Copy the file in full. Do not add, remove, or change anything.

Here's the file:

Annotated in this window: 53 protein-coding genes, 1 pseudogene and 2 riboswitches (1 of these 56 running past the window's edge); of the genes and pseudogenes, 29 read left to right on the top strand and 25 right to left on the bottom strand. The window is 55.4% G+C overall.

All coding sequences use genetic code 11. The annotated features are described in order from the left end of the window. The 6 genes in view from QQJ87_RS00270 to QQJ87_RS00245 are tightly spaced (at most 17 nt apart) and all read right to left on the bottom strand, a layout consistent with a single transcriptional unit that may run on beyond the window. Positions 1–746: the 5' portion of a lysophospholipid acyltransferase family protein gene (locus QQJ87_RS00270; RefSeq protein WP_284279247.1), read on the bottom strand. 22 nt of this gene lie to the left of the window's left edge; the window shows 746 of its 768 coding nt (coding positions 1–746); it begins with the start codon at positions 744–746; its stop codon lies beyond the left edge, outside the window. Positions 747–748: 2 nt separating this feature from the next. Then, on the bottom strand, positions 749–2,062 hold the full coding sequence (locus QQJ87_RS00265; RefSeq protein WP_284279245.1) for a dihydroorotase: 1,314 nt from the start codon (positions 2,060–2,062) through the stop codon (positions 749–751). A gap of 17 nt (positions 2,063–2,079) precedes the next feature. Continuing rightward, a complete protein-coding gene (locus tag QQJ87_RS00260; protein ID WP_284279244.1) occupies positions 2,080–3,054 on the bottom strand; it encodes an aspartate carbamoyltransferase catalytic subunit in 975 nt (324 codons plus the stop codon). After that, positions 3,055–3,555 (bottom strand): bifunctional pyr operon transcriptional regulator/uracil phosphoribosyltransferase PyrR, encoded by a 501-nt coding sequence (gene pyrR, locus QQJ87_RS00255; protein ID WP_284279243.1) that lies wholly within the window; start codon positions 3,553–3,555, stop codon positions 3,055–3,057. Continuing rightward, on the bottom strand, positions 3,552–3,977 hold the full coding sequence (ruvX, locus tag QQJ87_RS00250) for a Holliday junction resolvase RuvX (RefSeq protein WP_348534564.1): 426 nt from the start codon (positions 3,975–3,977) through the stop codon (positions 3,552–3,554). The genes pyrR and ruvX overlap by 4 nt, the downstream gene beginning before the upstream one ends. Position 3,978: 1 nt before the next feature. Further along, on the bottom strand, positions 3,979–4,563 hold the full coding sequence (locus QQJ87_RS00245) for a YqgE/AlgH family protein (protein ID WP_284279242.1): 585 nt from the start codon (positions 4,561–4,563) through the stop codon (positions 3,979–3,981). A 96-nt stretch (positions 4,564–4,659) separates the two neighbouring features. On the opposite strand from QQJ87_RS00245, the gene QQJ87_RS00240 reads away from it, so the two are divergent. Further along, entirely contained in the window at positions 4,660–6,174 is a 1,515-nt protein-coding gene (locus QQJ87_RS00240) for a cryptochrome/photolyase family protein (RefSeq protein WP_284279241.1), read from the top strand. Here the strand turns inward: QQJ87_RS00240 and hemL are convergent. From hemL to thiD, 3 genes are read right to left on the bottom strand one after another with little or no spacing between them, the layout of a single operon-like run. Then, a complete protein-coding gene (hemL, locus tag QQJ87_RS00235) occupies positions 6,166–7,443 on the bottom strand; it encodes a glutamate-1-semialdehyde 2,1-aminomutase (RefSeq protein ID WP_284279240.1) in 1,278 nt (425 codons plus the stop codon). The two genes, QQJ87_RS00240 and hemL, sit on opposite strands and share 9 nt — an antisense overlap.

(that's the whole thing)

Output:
Annotated in this window: 53 protein-coding genes, 1 pseudogene and 2 riboswitches (1 of these 56 running past the window's edge); of the genes and pseudogenes, 29 read left to right on the top strand and 25 right to left on the bottom strand. The window is 55.4% G+C overall.

All coding sequences use genetic code 11. The annotated features are described in order from the left end of the window. The 6 genes in view from QQJ87_RS00270 to QQJ87_RS00245 are tightly spaced (at most 17 nt apart) and all read right to left on the bottom strand, a layout consistent with a single transcriptional unit that may run on beyond the window. Positions 1–746: the 5' portion of a lysophospholipid acyltransferase family protein gene (locus QQJ87_RS00270; RefSeq protein WP_284279247.1), read on the bottom strand. 22 nt of this gene lie to the left of the window's left edge; the window shows 746 of its 768 coding nt (coding positions 1–746); it begins with the start codon at positions 744–746; its stop codon lies beyond the left edge, outside the window. Positions 747–748: 2 nt separating this feature from the next. Then, on the bottom strand, positions 749–2,062 hold the full coding sequence (locus QQJ87_RS00265; RefSeq protein WP_284279245.1) for a dihydroorotase: 1,314 nt from the start codon (positions 2,060–2,062) through the stop codon (positions 749–751). A gap of 17 nt (positions 2,063–2,079) precedes the next feature. Continuing rightward, a complete protein-coding gene (locus tag QQJ87_RS00260; protein ID WP_284279244.1) occupies positions 2,080–3,054 on the bottom strand; it encodes an aspartate carbamoyltransferase catalytic subunit in 975 nt (324 codons plus the stop codon). After that, positions 3,055–3,555 (bottom strand): bifunctional pyr operon transcriptional regulator/uracil phosphoribosyltransferase PyrR, encoded by a 501-nt coding sequence (gene pyrR, locus QQJ87_RS00255; protein ID WP_284279243.1) that lies wholly within the window; start codon positions 3,553–3,555, stop codon positions 3,055–3,057. Continuing rightward, on the bottom strand, positions 3,552–3,977 hold the full coding sequence (ruvX, locus tag QQJ87_RS00250) for a Holliday junction resolvase RuvX (RefSeq protein WP_348534564.1): 426 nt from the start codon (positions 3,975–3,977) through the stop codon (positions 3,552–3,554). The genes pyrR and ruvX overlap by 4 nt, the downstream gene beginning before the upstream one ends. Position 3,978: 1 nt before the next feature. Further along, on the bottom strand, positions 3,979–4,563 hold the full coding sequence (locus QQJ87_RS00245) for a YqgE/AlgH family protein (protein ID WP_284279242.1): 585 nt from the start codon (positions 4,561–4,563) through the stop codon (positions 3,979–3,981). A 96-nt stretch (positions 4,564–4,659) separates the two neighbouring features. On the opposite strand from QQJ87_RS00245, the gene QQJ87_RS00240 reads away from it, so the two are divergent. Further along, entirely contained in the window at positions 4,660–6,174 is a 1,515-nt protein-coding gene (locus QQJ87_RS00240) for a cryptochrome/photolyase family protein (RefSeq protein WP_284279241.1), read from the top strand. Here the strand turns inward: QQJ87_RS00240 and hemL are convergent. From hemL to thiD, 3 genes are read right to left on the bottom strand one after another with little or no spacing between them, the layout of a single operon-like run. Then, a complete protein-coding gene (hemL, locus tag QQJ87_RS00235) occupies positions 6,166–7,443 on the bottom strand; it encodes a glutamate-1-semialdehyde 2,1-aminomutase (RefSeq protein ID WP_284279240.1) in 1,278 nt (425 codons plus the stop codon). The two genes, QQJ87_RS00240 and hemL, sit on opposite strands and share 9 nt — an antisense overlap.